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09/16/87 the People of the State of v. Robert J. Angelino

September 16, 1987

THE PEOPLE OF THE STATE OF ILLINOIS, PLAINTIFF-APPELLEE

v.

ROBERT J. ANGELINO, DEFENDANT-APPELLANT



APPELLATE COURT OF ILLINOIS, SECOND DISTRICT

513 N.E.2d 1132, 160 Ill. App. 3d 632, 112 Ill. Dec. 523 1987.IL.1351

Appeal from the Circuit Court of Du Page County; the Hon. Ronald B. Mehling, Judge, presiding.

APPELLATE Judges:

JUSTICE INGLIS delivered the opinion of the court. HOPF and WOODWARD, JJ., concur.

DECISION OF THE COURT DELIVERED BY THE HONORABLE JUDGE INGLIS

This is an appeal by defendant, Robert J. Angelino, from a court order denying defendant's petition to rescind a statutory summary suspension of defendant's driver's license pursuant to section 11-501.1 of the Illinois Vehicle Code (Ill. Rev. Stat. 1985, ch. 95 1/2, par. 11-501.1). We affirm.

On July 9, 1986, defendant was involved in an automobile accident and was arrested by a city of Naperville police officer for driving his automobile while under the influence of alcohol. Defendant was issued two citations by the arresting officer: one for driving under the influence of alcohol and the other for driving under the influence of alcohol with a blood-alcohol content of .10 or more, both charges in violation of local ordinances. The arresting officer filed a notice of summary suspension of defendant's driver's license as well as a law enforcement report. The law enforcement report is a standard form. Printed above the area for the arresting officer's signature is the following: "Under penalties as provided by law pursuant to Section 1 -- 109 of the Illinois Code of Civil Procedure, the undersigned certifies that the statements set forth in this instrument are true and correct." Under this is affixed the signature of the arresting officer, Gary Peterson.

At a hearing to rescind the statutory summary suspension of defendant's driver's license, Officer Peterson testified that at about 1:16 a.m. on July 9, 1986, he was called by the officer on the scene to an accident on Ogden Avenue. Officer Peterson further testified that when he arrived on the scene, defendant was outside his vehicle, and the vehicle itself was in the westbound lane of Ogden Avenue facing east across the two lanes. At the time, defendant was talking with slurred speech. Officer Peterson stated that he and another officer administered field tests to defendant and that during one of these tests, a heel to toe test, defendant "kind of [stumbled]" and "staggered a little bit." Officer Peterson also testified that during a leg lift test, defendant could not stay up for the length of the test. Officer Peterson further stated that he read defendant the motorist warning verbatim, that defendant decided to take a breathalyzer test, and that the result of that test was more than .10.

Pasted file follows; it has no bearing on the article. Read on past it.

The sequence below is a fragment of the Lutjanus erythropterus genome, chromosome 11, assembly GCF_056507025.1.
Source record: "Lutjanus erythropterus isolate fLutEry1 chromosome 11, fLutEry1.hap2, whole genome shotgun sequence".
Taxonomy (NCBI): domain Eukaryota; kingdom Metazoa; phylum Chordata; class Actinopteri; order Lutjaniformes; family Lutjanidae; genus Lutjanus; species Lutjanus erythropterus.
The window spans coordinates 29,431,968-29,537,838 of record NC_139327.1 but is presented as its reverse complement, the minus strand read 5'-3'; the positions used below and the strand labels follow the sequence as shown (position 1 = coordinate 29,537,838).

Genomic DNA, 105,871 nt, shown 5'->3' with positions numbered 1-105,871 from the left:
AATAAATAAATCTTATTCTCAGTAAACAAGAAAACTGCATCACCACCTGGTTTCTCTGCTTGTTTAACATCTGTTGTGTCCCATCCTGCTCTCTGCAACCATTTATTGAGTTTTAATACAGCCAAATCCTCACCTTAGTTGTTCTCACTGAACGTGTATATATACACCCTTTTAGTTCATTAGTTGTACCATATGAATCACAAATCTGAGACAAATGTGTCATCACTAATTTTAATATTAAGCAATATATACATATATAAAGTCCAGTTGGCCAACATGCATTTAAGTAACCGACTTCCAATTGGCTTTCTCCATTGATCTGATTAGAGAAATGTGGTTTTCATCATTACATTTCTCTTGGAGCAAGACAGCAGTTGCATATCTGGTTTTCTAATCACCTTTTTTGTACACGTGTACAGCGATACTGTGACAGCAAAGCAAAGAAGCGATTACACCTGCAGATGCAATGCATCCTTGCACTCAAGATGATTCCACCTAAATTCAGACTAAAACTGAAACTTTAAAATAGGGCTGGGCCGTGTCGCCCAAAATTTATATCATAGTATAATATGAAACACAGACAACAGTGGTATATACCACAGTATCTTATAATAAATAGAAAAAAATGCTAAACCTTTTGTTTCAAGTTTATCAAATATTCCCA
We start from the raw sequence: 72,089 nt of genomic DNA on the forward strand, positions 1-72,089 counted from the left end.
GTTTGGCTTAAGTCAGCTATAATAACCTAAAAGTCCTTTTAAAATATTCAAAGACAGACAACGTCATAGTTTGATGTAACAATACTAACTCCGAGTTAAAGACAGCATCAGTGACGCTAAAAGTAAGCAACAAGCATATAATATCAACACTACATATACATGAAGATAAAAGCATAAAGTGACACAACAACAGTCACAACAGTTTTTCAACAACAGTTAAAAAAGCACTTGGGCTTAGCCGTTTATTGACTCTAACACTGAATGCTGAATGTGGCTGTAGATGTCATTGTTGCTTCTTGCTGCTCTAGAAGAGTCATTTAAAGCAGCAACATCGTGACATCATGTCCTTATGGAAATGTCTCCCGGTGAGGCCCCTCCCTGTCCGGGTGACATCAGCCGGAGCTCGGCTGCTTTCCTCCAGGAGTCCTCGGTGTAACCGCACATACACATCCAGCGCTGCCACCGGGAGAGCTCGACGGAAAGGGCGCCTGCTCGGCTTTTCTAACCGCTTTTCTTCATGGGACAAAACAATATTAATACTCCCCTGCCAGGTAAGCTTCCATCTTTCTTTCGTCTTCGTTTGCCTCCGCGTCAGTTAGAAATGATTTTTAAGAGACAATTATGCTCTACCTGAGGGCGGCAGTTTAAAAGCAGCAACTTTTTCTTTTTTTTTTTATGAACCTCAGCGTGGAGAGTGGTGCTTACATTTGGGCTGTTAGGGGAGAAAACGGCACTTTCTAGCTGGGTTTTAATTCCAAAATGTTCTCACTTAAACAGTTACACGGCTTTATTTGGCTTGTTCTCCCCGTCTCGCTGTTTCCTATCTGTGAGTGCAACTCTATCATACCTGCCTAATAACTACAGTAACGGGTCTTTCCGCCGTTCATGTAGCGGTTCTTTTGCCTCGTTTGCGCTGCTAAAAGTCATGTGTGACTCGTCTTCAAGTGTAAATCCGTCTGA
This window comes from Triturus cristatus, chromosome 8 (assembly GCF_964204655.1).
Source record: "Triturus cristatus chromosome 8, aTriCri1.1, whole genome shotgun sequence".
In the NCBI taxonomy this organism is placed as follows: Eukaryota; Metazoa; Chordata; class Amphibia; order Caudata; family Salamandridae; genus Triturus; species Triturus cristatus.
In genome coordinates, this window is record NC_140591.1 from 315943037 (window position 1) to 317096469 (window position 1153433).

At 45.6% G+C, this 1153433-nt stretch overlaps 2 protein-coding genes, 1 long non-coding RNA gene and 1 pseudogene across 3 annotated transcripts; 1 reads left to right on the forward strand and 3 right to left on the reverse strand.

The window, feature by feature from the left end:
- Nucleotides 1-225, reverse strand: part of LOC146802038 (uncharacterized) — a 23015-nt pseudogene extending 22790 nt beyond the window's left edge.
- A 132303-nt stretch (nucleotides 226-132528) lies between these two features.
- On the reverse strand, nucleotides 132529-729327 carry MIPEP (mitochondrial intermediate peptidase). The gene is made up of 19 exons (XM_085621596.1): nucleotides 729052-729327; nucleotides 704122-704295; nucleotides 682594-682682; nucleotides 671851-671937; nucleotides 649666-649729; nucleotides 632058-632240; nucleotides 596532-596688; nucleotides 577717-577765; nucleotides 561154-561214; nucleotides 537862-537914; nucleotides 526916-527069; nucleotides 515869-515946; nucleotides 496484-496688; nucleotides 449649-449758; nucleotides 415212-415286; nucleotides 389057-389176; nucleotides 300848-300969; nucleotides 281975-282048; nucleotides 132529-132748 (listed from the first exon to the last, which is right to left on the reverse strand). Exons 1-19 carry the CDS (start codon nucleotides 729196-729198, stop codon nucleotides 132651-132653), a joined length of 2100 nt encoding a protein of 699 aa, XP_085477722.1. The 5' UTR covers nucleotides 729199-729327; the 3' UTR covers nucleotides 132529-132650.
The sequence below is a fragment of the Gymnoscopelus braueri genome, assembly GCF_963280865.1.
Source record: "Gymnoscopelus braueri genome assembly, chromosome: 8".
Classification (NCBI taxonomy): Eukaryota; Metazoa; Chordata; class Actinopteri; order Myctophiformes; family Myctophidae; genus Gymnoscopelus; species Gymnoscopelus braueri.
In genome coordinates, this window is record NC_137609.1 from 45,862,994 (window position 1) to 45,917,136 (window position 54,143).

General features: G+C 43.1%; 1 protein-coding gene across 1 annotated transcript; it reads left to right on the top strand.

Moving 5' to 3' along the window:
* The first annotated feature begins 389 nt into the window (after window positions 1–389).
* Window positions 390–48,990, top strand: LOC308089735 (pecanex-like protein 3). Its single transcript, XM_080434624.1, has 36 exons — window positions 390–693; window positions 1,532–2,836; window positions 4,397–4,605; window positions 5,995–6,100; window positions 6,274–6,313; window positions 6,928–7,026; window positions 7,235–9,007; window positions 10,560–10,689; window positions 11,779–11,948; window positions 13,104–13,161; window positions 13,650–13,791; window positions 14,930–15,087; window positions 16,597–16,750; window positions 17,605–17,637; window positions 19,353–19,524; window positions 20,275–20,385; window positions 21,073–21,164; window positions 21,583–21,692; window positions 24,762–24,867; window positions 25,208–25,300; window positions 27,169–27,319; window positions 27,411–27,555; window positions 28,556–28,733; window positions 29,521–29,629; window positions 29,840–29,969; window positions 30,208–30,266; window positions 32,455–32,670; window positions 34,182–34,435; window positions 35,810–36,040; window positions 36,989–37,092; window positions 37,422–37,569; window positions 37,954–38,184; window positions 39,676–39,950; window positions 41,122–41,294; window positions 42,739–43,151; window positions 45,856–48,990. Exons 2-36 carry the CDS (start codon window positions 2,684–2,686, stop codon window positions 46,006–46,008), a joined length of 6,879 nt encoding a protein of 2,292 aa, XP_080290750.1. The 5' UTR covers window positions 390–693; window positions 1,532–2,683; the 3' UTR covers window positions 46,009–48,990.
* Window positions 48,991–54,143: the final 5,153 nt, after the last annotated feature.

On cross-examination, Officer Peterson testified he did not see defendant driving the vehicle, and that he issued no other tickets to defendant except the two for driving under the influence.

Defendant testified that he was driving in an unfamiliar area, the lighting was poor, a streetlight in the area of the accident was inoperative, and at the time of the accident, it was rainy and the road was wet. Defendant also testified that he told the officer that he must have missed the turn in the road, and, at the time of the accident, he hit his head.

At the close of the hearing, the trial court ruled against defendant and denied the petition to rescind. Defendant thereafter filed a motion for reconsideration of the trial court's order denying the petition to rescind the statutory summary suspension. The motion to reconsider was denied. Defendant then filed a timely notice of appeal.

Defendant first contends that the trial court erroneously placed the burden of proof on defendant to present evidence in the petition to rescind the statutory summary suspension. We disagree. As we have previously held, at a hearing to rescind a summary suspension, the burden of proof is upon the defendant. People v. Griffith (1987), 153 Ill. App. 3d 856, 861.

Defendant next contends that the arresting officer did not submit a properly sworn-to report certifying that defendant refused testing or that testing disclosed an unpermitted concentration of alcohol. Defendant argues that the law enforcement report was not sworn to as required by the section 11-501.1(d) of the Illinois Vehicle Code (Ill. Rev. Stat. 1985, ch. 95 1/2, par. 11-501.1(d)) but, rather, was certified pursuant to section 1-109 of the Code of Civil Procedure (Ill. Rev. Stat. 1985, ch. 110, par. 1-109). Defendant, thus, contends that the report was invalid and could not serve to support a suspension. Defendant contends that failure to submit a report that was properly sworn to is grounds to rescind the statutory summary suspension entered by the Illinois Secretary of State. In response, the State contends that this issue has been waived because it was not raised prior to appeal. In the alternative, the State contends that a report certified under section 1-109 of the Code of Civil Procedure (Ill. Rev. Stat. 1985, ch. 110, par. 1-109) is "sworn" to for purposes of section 11-501.1(d) of the ...


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